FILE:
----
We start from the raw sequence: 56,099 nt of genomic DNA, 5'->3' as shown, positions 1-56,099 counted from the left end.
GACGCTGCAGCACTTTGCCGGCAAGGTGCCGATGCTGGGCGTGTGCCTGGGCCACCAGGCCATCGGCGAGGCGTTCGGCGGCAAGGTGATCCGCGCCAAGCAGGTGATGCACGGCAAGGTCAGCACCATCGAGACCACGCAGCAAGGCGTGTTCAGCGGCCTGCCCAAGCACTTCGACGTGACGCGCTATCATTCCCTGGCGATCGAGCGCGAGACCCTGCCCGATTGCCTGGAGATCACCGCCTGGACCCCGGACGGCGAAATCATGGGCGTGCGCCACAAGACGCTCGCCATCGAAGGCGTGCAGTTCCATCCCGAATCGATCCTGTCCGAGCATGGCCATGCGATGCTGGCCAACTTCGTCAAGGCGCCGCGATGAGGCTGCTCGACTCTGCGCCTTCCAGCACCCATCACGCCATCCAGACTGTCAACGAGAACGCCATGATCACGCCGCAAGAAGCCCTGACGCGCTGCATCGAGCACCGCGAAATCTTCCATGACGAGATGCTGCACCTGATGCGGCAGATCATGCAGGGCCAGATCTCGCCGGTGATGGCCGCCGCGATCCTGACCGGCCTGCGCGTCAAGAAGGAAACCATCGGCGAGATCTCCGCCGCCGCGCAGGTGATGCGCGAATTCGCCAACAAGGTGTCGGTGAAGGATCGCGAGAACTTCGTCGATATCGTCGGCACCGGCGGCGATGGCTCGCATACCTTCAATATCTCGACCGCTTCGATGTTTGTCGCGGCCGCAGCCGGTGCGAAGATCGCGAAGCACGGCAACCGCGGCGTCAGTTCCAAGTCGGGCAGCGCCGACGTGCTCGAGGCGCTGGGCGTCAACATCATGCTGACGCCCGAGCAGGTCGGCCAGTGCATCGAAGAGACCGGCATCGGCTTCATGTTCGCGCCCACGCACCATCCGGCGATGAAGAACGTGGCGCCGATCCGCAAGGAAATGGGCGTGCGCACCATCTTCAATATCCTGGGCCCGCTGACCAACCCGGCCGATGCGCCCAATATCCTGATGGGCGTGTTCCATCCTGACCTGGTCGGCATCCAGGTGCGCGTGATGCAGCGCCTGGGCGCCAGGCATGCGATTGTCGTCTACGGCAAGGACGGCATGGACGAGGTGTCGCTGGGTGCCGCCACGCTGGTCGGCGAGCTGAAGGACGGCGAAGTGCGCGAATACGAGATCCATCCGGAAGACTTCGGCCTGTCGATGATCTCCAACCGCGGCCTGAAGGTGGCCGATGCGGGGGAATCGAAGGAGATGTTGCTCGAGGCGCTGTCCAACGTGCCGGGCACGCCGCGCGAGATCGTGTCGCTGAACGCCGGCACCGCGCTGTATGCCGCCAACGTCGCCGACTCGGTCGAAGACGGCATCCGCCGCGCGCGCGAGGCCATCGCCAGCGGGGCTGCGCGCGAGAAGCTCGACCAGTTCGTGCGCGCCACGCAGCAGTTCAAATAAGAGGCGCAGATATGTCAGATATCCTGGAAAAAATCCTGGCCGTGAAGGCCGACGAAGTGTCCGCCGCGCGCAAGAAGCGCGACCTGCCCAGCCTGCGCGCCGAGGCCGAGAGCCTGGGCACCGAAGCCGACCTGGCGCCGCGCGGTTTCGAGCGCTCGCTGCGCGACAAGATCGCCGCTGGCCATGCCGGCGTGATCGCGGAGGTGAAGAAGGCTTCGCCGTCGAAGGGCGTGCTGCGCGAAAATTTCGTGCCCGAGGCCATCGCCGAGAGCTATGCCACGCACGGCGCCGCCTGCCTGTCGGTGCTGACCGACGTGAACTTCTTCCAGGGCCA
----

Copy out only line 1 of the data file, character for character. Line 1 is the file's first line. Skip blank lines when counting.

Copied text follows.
We start from the raw sequence: 56,099 nt of genomic DNA, 5'->3' as shown, positions 1-56,099 counted from the left end.